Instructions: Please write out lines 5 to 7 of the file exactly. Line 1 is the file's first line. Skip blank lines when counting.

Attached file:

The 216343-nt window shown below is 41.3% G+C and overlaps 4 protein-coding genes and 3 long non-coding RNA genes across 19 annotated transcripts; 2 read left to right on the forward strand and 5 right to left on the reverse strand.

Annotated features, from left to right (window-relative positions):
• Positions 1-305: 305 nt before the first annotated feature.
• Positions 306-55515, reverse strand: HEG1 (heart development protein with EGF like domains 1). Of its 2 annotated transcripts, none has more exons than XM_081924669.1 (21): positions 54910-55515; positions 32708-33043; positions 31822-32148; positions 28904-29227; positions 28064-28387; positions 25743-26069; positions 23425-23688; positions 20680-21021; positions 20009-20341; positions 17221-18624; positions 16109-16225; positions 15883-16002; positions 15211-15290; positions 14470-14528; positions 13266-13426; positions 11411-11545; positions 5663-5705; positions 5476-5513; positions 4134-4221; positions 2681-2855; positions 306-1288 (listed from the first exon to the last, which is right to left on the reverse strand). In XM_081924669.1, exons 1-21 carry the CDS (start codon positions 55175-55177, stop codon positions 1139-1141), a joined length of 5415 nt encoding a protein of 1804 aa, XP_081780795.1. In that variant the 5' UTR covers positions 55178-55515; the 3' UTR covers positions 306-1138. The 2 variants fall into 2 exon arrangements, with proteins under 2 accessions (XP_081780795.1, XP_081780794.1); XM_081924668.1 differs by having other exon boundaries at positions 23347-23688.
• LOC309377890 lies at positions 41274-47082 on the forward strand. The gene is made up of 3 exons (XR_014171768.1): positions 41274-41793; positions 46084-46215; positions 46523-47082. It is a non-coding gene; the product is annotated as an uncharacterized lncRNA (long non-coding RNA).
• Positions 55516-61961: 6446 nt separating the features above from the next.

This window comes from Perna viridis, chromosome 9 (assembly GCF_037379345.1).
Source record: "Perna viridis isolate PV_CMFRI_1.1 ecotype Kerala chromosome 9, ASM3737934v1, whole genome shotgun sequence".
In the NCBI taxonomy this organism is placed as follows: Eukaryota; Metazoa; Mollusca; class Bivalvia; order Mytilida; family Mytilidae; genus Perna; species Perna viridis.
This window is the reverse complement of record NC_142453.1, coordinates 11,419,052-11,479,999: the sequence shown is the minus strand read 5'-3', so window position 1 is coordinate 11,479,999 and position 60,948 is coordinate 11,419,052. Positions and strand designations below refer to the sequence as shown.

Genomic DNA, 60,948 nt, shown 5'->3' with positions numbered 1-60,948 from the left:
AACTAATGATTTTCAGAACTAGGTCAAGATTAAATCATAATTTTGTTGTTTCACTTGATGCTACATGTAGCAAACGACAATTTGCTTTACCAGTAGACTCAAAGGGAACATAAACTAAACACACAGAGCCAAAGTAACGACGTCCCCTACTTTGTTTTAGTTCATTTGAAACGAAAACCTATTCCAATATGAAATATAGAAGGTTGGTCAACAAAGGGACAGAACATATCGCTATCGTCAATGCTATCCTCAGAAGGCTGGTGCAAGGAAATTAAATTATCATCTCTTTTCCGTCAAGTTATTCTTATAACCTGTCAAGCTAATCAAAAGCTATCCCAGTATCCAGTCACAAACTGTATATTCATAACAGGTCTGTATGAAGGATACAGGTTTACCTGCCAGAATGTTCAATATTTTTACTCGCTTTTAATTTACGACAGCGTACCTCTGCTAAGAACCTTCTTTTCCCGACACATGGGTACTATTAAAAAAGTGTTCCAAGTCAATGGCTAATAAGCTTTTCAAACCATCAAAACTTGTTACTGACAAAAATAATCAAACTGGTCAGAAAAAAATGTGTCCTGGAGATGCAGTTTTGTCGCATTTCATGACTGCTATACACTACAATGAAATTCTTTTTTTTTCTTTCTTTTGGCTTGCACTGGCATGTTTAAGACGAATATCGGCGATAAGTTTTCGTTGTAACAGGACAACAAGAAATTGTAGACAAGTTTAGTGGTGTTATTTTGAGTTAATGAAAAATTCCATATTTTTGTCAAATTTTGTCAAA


• LOC309377890 lies at positions 41274-47082 on the forward strand. The gene is made up of 3 exons (XR_014171768.1): positions 41274-41793; positions 46084-46215; positions 46523-47082. It is a non-coding gene; the product is annotated as an uncharacterized lncRNA (long non-coding RNA).
• Positions 55516-61961: 6446 nt separating the features above from the next.

This window comes from Perna viridis, chromosome 9 (assembly GCF_037379345.1).